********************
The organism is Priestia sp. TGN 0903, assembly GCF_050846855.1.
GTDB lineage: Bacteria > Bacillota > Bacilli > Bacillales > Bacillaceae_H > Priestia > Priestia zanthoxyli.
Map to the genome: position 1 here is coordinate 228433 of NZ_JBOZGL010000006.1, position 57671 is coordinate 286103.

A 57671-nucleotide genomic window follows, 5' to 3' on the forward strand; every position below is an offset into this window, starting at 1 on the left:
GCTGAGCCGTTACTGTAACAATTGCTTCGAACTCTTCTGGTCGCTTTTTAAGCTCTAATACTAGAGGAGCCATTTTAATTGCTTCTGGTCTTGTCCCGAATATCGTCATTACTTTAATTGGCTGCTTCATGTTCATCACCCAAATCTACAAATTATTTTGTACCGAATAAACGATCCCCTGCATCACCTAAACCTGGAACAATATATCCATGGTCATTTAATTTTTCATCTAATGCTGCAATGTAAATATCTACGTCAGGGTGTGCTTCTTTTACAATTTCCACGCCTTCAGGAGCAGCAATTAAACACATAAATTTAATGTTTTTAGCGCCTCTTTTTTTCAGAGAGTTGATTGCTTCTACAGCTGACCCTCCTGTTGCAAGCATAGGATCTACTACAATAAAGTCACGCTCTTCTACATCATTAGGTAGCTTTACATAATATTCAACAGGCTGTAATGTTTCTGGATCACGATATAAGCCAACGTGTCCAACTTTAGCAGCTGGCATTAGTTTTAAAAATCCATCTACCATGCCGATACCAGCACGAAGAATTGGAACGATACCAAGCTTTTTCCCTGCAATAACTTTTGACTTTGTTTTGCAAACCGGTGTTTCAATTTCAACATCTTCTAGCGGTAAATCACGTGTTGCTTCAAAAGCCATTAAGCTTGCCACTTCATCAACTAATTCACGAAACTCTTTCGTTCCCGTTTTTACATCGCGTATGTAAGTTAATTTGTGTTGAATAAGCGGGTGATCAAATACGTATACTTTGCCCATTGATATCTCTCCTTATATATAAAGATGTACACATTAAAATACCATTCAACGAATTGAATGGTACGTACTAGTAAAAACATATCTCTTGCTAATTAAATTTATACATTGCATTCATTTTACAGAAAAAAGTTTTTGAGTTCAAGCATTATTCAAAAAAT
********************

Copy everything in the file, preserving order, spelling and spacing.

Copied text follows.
The organism is Priestia sp. TGN 0903, assembly GCF_050846855.1.
GTDB lineage: Bacteria > Bacillota > Bacilli > Bacillales > Bacillaceae_H > Priestia > Priestia zanthoxyli.
Map to the genome: position 1 here is coordinate 228433 of NZ_JBOZGL010000006.1, position 57671 is coordinate 286103.

A 57671-nucleotide genomic window follows, 5' to 3' on the forward strand; every position below is an offset into this window, starting at 1 on the left:
GCTGAGCCGTTACTGTAACAATTGCTTCGAACTCTTCTGGTCGCTTTTTAAGCTCTAATACTAGAGGAGCCATTTTAATTGCTTCTGGTCTTGTCCCGAATATCGTCATTACTTTAATTGGCTGCTTCATGTTCATCACCCAAATCTACAAATTATTTTGTACCGAATAAACGATCCCCTGCATCACCTAAACCTGGAACAATATATCCATGGTCATTTAATTTTTCATCTAATGCTGCAATGTAAATATCTACGTCAGGGTGTGCTTCTTTTACAATTTCCACGCCTTCAGGAGCAGCAATTAAACACATAAATTTAATGTTTTTAGCGCCTCTTTTTTTCAGAGAGTTGATTGCTTCTACAGCTGACCCTCCTGTTGCAAGCATAGGATCTACTACAATAAAGTCACGCTCTTCTACATCATTAGGTAGCTTTACATAATATTCAACAGGCTGTAATGTTTCTGGATCACGATATAAGCCAACGTGTCCAACTTTAGCAGCTGGCATTAGTTTTAAAAATCCATCTACCATGCCGATACCAGCACGAAGAATTGGAACGATACCAAGCTTTTTCCCTGCAATAACTTTTGACTTTGTTTTGCAAACCGGTGTTTCAATTTCAACATCTTCTAGCGGTAAATCACGTGTTGCTTCAAAAGCCATTAAGCTTGCCACTTCATCAACTAATTCACGAAACTCTTTCGTTCCCGTTTTTACATCGCGTATGTAAGTTAATTTGTGTTGAATAAGCGGGTGATCAAATACGTATACTTTGCCCATTGATATCTCTCCTTATATATAAAGATGTACACATTAAAATACCATTCAACGAATTGAATGGTACGTACTAGTAAAAACATATCTCTTGCTAATTAAATTTATACATTGCATTCATTTTACAGAAAAAAGTTTTTGAGTTCAAGCATTATTCAAAAAAT